‘When there’s nothing left to burn you have to set yourself on fire’ proclaims actor Douglas Campbell (father of vocalist Torquil) at the beginning of ‘Your Ex-Lover is Dead’, the opener of the album. The song quickly establishes a scene of a reunion between old acquaintances framed in a rainy scene (‘in that instant it started to pour’) which leads to a dénouement of a brief affair without regret but confined to the past, and we all know that ruminating over events of the past is an activity to be undertaken exclusively between the months of October and February. Throughout the album the theme of relationships forming, breaking down or broken down is repeated (see ‘The First Five Times’, ‘The Big Fight’, ‘One More Night (Your Ex-Lover Remains Dead)’), the dual vocals of Torquil Campbell and Amy Millan carry the listener on a rollercoaster of emotion that allows for a new interpretation of meaning, both of the album as a whole and the feelings each individual listener takes away as the final bars of ‘Calendar Girl’ fade out.

I suppose that, with what is written above, it is reasonably obvious that Set Yourself on Fire holds a special place in the record collection of the writer. Aside from this being an article about winter albums, I strongly recommend that anybody reading this who hasn’t heard this album go out and hear it immediately – it will change your life.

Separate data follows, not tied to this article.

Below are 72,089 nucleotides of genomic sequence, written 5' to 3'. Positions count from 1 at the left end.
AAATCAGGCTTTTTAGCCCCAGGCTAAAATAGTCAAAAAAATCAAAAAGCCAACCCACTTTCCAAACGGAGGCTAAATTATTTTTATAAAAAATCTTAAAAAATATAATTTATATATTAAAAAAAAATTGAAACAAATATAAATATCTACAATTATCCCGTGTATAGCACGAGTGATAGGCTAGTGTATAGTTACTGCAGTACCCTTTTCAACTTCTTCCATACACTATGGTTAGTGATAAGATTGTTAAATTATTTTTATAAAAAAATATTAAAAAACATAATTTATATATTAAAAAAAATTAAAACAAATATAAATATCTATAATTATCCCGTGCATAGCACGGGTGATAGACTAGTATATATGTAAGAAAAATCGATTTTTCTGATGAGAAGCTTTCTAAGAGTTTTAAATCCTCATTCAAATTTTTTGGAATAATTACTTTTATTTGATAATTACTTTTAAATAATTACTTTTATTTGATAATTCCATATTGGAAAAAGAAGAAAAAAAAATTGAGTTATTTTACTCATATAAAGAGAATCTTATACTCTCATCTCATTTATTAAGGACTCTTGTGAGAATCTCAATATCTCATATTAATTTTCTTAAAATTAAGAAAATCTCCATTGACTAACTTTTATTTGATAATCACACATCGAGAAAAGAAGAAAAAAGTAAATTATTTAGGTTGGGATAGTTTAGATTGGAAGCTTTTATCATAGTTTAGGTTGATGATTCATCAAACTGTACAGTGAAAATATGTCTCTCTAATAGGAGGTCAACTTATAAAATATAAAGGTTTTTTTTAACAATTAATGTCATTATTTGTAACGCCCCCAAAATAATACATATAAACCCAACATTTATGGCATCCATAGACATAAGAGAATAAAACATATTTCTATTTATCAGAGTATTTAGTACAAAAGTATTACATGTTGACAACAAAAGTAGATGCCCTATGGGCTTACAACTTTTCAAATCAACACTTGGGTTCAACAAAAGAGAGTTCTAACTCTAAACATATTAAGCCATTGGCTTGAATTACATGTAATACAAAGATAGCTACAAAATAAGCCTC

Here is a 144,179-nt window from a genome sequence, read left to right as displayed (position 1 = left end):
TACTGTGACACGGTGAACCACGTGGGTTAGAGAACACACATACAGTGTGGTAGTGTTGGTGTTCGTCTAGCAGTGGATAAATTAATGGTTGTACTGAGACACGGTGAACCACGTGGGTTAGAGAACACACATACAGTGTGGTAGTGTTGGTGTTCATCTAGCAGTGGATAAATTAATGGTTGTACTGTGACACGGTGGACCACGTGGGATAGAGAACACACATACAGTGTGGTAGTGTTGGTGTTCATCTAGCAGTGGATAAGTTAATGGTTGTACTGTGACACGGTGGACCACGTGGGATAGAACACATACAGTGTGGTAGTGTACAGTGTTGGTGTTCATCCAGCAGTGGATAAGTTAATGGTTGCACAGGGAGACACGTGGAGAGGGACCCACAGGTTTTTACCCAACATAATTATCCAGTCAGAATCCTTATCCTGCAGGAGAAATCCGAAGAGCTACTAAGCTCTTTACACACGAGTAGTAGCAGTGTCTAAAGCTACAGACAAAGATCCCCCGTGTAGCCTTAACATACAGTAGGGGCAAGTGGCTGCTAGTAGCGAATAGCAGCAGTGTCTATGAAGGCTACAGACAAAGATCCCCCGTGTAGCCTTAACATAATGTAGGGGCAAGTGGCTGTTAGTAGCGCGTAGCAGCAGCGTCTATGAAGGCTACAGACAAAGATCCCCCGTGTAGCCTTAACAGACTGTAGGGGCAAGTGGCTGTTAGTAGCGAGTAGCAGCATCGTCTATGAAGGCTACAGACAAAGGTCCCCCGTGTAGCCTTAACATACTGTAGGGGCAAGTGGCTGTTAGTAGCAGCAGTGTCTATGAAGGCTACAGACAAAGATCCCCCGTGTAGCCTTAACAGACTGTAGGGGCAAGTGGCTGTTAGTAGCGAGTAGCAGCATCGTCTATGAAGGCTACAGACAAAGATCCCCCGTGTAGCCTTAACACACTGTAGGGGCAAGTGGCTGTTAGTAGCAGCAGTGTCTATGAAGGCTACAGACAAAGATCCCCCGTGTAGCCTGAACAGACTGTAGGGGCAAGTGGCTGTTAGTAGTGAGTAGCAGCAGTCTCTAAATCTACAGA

Key tracks: Your Ex-Lover is Dead, Sleep Tonight, He Lied About Death. For added winter also check out The Russian Futurists remix of ‘The First Five Times’, available on the album ‘Do You Trust Your Friends?’  

2. The Mars Volta – De-Loused in the Comatorium

(Released 24th June 2003)

It’s prog-rock Jim, but not as we know it. The Mars Volta ripped up the rulebook of music with their debut album, which rose out of the ashes of seminal post-hardcore band At The Drive-In (whose Relationship of Command so nearly made it on to this list). De-Loused tells the story of the week-long, morphine and strychnine-induced coma of Cerpin Taxt, as conceived by Cedric Bixler-Zavala and Jeremy Michael Ward (who was to die a month before the release of the album) as a ‘fantasy alias’ of Julio Venegas, an El Paso artist who jumped to his death, into rush-hour freeway traffic, in 1996.

In my writing on music, I speak often of albums having to drag you in from the outset or else risk never really engaging a listener; De-Loused is possibly one of the best examples of the way to start an album. The double header of ‘Son et Lumiere’ and ‘Inertiatic ESP’ (as seen, slightly condensed, in the music video, a touching tribute to Ward) begins with an almost hypnotic soundscape opening, later joined by guitar and drum stabs after Bixler-Zavala’s soft, cryptic vocals. This soon gives way to a full-on assault, as promised by the aforementioned stabs, and ‘Inertiatic ESP’ is introduced by Bixler-Zavala shouting ‘Now I’m lost’ viscerally at the listener.

As the album goes on, the listener spirals through Cerpin Taxt’s nightmarish coma, narrated by The Mars Volta, and directed by Rick Rubin. The multitudinous layers, each track a cacophony of dissonant guitars, vocals, synths and percussion, somehow come together to form an almost comprehensible whole and the result is outstanding. This organised chaos is perhaps best evident on ‘Cicatriz ESP’, a sprawling 12-minute epic which again deals with the theme of being lost inside one’s own mind.